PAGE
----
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Handmade Wedding Band from Family Gold

Nicola wanted a handmade wedding band. She had some 22ct family gold that she wanted to use, and some sentimental diamonds to set into it. Her 22ct gold came from three family wedding bands. The diamonds she wanted set came from two 9ct yellow gold rings (these 9ct rings were used to make a thicker band on a different garnet ring).

Nicola came to have a design consultation with Louise, they sat sipping tea whilst they discussed different design ideas. Nicola want to use all of her 22ct family gold in this ring, she wanted her ring to be domed at the top and tapered at the back, with her diamonds set across the front.

She had another garnet ring that had a very thin shank, her diamonds were carefully unset from her 9ct gold rings. These 9ct gold rings were used to make the band on the garnet ring thicker, we melted all of her 9ct gold together and handmade a new band for this ring.

Her 22ct gold was melted and poured back to an ingot, then it was annealed. We clean molten gold with a carbon stick and some flux to remove impurities that could be in there from solder and general wear and tear. The cleaner the gold is at this stage, the better it will roll our into a wedding band.

Gold melts at 1,064 degrees Celsius – it’s very hot when its liquid, when its poured into the ingot mould it cools very quickly. This makes the gold tough and difficult to work with. The process of annealing gold is when its heated very slowly until it changes colour to ‘cherry red’ this is the point before it melts. Then is it left to cool slowly in the air. Repeating this process a few times softens the gold and makes it easier to work with.

Mark expertly handmade her wedding band, this 22ct wedding band had such a lovely colour to it, because of the high percentage of gold. 22ct gold is 91.6% pure gold and the remaining 8.4% is a base metal (such as brass) to strengthen it. By comparison , 9ct gold is 37.5% gold and the remaining 62.5% is a base metal.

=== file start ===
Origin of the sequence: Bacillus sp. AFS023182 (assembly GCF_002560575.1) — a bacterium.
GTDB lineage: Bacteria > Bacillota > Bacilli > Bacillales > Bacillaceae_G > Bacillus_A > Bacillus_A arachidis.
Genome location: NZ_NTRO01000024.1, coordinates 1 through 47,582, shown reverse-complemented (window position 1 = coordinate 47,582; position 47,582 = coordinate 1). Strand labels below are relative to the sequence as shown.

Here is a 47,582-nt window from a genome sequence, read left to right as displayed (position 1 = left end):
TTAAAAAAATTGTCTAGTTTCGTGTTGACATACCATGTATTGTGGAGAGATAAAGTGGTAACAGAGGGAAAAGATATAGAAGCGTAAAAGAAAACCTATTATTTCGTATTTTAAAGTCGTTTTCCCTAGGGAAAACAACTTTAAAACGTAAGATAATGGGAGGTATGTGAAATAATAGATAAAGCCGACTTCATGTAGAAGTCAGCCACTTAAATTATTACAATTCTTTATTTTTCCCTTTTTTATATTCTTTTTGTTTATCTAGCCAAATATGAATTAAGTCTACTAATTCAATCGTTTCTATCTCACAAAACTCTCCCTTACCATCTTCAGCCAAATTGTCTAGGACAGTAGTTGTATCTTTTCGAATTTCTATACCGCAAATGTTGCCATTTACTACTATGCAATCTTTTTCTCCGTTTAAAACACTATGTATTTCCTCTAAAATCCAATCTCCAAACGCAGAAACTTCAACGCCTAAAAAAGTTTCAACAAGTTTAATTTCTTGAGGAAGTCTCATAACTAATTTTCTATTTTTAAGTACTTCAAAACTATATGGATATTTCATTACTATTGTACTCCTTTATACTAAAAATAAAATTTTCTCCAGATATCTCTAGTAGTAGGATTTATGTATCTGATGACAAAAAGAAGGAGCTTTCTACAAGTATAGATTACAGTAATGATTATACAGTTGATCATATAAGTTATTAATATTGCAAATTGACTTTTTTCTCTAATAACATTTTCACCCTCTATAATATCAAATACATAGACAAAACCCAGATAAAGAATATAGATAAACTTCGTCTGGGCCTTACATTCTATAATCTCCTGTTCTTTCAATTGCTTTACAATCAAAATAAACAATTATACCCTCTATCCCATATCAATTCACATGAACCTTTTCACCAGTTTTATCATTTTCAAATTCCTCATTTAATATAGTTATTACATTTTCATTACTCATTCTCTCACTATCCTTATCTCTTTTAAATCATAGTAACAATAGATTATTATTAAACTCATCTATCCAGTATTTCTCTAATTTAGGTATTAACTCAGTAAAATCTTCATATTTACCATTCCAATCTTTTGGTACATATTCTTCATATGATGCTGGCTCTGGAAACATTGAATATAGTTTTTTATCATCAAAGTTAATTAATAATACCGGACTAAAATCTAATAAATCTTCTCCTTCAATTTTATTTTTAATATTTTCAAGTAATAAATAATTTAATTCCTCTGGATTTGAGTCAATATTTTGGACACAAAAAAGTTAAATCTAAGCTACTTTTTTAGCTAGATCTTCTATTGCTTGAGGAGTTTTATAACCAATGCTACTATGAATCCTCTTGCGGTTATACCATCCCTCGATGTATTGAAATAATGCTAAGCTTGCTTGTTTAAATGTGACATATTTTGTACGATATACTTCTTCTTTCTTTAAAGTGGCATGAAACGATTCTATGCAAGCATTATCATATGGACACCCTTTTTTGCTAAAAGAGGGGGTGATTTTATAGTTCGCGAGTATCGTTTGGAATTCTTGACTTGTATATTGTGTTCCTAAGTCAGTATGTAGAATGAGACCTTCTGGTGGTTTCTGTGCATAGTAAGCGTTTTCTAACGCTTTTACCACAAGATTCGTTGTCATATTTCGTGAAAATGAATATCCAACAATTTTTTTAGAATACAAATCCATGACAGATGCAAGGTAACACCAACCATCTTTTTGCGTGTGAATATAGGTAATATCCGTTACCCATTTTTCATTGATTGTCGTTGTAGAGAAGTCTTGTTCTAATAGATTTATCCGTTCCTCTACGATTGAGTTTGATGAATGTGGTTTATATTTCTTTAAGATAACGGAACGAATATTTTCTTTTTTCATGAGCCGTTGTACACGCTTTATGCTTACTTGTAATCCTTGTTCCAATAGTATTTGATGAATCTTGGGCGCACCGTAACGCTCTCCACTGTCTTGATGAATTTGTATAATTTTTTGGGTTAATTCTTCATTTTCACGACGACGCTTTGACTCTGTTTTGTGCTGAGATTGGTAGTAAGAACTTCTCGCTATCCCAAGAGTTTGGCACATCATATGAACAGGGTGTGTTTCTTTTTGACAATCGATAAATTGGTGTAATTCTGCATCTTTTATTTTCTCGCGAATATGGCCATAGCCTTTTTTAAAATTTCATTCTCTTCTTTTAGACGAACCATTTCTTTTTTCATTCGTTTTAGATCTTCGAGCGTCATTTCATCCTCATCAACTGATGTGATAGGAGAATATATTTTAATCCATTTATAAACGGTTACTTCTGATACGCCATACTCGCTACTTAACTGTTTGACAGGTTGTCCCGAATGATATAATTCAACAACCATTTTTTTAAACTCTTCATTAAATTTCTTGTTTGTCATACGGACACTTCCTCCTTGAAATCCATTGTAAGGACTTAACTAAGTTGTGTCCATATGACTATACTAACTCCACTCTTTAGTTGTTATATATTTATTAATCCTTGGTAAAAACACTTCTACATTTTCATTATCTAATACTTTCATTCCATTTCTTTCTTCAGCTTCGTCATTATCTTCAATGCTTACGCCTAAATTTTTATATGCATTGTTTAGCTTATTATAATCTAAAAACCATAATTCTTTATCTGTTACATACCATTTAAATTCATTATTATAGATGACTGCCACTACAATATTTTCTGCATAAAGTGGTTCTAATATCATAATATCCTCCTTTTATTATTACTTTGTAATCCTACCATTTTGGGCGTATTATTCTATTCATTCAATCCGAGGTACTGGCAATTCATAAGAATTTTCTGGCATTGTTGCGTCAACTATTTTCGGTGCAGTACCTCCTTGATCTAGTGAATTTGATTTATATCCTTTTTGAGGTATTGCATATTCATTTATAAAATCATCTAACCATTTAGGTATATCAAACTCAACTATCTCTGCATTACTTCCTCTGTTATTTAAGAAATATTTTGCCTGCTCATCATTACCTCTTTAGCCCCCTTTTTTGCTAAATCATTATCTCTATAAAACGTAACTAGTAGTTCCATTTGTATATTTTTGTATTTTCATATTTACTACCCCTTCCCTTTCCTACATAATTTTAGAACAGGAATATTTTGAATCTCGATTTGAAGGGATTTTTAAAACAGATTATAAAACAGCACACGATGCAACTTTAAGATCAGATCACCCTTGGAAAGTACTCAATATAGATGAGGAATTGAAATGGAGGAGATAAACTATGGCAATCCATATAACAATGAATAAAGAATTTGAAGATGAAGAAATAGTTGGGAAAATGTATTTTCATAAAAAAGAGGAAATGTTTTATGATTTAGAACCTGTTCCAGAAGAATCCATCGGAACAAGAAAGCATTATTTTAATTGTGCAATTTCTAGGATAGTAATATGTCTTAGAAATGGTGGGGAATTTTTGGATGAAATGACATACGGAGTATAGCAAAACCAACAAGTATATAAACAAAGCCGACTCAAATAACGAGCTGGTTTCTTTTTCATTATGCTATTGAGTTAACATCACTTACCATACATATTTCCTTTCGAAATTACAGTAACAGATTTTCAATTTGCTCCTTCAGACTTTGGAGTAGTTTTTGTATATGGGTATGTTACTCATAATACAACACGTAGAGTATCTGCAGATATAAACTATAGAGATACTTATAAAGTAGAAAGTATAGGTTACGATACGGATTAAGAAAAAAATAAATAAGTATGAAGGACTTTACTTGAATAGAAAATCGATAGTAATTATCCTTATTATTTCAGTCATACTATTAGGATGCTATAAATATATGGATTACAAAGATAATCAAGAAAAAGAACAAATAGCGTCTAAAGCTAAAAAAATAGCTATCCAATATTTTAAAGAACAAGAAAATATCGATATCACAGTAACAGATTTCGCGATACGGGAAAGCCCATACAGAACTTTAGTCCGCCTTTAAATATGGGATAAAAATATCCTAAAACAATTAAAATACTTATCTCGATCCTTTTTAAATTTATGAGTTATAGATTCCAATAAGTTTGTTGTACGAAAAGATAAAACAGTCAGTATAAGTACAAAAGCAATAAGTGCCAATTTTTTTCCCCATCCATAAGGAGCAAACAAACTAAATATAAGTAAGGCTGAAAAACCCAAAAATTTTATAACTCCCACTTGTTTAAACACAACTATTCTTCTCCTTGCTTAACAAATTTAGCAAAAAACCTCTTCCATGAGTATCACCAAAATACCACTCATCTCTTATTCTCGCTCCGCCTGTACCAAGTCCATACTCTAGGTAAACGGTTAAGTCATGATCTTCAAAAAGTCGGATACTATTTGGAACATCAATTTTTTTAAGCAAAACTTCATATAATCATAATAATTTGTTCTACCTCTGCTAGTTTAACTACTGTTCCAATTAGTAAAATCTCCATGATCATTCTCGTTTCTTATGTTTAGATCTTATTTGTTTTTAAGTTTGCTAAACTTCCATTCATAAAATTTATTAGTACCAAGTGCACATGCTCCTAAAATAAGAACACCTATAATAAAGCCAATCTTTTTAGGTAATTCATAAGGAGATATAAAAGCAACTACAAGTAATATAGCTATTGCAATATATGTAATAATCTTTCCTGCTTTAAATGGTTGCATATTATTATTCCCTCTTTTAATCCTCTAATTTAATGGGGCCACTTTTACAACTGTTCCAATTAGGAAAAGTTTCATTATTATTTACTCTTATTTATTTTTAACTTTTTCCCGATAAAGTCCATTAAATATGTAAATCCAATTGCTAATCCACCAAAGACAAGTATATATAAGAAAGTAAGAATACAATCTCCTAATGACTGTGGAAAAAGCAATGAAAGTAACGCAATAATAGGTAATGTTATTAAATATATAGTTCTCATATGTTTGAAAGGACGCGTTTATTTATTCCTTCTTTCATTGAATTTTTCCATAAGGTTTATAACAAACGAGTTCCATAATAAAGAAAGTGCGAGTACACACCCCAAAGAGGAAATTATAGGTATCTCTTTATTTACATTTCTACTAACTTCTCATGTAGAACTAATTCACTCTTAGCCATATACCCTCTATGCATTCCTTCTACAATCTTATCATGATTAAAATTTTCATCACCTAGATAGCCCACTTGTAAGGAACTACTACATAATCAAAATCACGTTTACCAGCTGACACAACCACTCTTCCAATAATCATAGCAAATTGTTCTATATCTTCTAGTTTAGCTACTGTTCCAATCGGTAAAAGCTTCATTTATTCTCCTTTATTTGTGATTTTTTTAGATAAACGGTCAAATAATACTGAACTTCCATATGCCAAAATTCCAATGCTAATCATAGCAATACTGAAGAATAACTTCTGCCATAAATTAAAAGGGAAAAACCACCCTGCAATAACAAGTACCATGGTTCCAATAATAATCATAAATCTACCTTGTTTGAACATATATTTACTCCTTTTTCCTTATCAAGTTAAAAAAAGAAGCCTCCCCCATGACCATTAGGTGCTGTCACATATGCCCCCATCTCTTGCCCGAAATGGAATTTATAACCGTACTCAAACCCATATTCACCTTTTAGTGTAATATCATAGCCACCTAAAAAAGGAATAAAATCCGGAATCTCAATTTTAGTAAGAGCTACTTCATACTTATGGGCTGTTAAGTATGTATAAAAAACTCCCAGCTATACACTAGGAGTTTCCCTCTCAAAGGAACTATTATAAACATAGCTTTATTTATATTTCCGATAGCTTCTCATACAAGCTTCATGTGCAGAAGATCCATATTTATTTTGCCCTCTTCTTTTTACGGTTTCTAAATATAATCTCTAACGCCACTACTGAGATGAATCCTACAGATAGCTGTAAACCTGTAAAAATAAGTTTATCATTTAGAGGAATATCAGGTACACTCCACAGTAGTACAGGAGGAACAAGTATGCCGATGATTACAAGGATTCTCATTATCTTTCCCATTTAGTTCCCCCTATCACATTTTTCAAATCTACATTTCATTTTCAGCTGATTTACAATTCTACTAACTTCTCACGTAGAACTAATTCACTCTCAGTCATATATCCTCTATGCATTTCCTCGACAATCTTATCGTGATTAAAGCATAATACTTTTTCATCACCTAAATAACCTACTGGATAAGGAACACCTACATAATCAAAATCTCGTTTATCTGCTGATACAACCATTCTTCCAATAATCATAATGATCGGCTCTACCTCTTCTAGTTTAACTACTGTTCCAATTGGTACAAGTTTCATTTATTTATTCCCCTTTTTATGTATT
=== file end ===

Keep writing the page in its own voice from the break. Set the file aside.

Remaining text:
Once her wedding band was made, and her garnet ring was ready, we re-hallmarked them for Nicola; the original hallmarks were lost in the melting process. We use Birmingham Assay Office for this, they independently test each item and then mark it accordingly. Each ring is marked with – a makers mark, purity mark (916 for 22ct gold), a mark for Birmingham (an anchor), a crown because its gold, a year date mark (Y for 2023), a convention mark (an international treaty between states which is designed to ensure safeguards for the cross border trade in precious metals), a mark for King Charles |||, and a celebration mark for Birmingham Assay Office operating for 250 years.

Next, it was time to set her sentimental diamonds. Steve plotted out a scatter pattern for Nicola’s diamonds to be set flush down into her band. Flush setting is a skill that requires patience and lots of practice. The top of each diamond is set flush – in line with the gold, then a tiny ring of gold is pulled down over the edge to secure it in place. This is meticulous work.

Once we had set her diamonds, it was time for a clean and polish. We were thrilled to receive such lovely photos from such a special wedding day!

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